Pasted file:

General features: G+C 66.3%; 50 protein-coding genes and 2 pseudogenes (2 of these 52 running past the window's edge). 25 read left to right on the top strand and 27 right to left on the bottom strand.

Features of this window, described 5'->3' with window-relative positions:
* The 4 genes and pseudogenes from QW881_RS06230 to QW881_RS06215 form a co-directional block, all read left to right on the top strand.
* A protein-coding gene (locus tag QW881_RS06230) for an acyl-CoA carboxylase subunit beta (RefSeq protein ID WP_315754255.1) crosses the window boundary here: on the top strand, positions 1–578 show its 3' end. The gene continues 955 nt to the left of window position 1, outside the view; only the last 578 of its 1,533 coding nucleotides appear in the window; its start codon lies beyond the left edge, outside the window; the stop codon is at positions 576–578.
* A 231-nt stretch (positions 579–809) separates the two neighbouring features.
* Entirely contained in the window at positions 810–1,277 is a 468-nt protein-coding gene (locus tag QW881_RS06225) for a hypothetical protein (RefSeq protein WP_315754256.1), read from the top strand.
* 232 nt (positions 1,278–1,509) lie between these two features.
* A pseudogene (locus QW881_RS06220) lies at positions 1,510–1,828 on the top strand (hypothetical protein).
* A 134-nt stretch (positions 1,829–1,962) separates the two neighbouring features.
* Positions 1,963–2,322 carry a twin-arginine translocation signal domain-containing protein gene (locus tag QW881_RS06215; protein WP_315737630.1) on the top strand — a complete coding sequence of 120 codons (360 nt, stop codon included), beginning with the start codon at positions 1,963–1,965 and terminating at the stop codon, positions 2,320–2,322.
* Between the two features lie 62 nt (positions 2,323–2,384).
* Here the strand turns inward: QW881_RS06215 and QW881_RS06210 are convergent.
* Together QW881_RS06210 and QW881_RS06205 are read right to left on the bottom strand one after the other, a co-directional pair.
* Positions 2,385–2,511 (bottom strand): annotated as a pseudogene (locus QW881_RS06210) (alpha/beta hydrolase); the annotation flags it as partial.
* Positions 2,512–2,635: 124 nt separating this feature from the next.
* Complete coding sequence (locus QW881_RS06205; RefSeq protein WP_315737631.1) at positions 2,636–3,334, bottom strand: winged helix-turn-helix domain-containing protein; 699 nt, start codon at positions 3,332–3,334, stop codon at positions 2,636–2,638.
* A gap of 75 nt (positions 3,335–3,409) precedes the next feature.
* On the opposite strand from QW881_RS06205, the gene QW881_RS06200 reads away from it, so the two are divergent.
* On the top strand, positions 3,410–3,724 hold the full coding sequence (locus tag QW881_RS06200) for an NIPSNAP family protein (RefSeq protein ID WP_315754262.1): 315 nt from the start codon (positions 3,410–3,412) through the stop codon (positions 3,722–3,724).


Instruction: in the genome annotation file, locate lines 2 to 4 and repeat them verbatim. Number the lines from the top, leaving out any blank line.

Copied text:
Features of this window, described 5'->3' with window-relative positions:
* The 4 genes and pseudogenes from QW881_RS06230 to QW881_RS06215 form a co-directional block, all read left to right on the top strand.
* A protein-coding gene (locus tag QW881_RS06230) for an acyl-CoA carboxylase subunit beta (RefSeq protein ID WP_315754255.1) crosses the window boundary here: on the top strand, positions 1–578 show its 3' end. The gene continues 955 nt to the left of window position 1, outside the view; only the last 578 of its 1,533 coding nucleotides appear in the window; its start codon lies beyond the left edge, outside the window; the stop codon is at positions 576–578.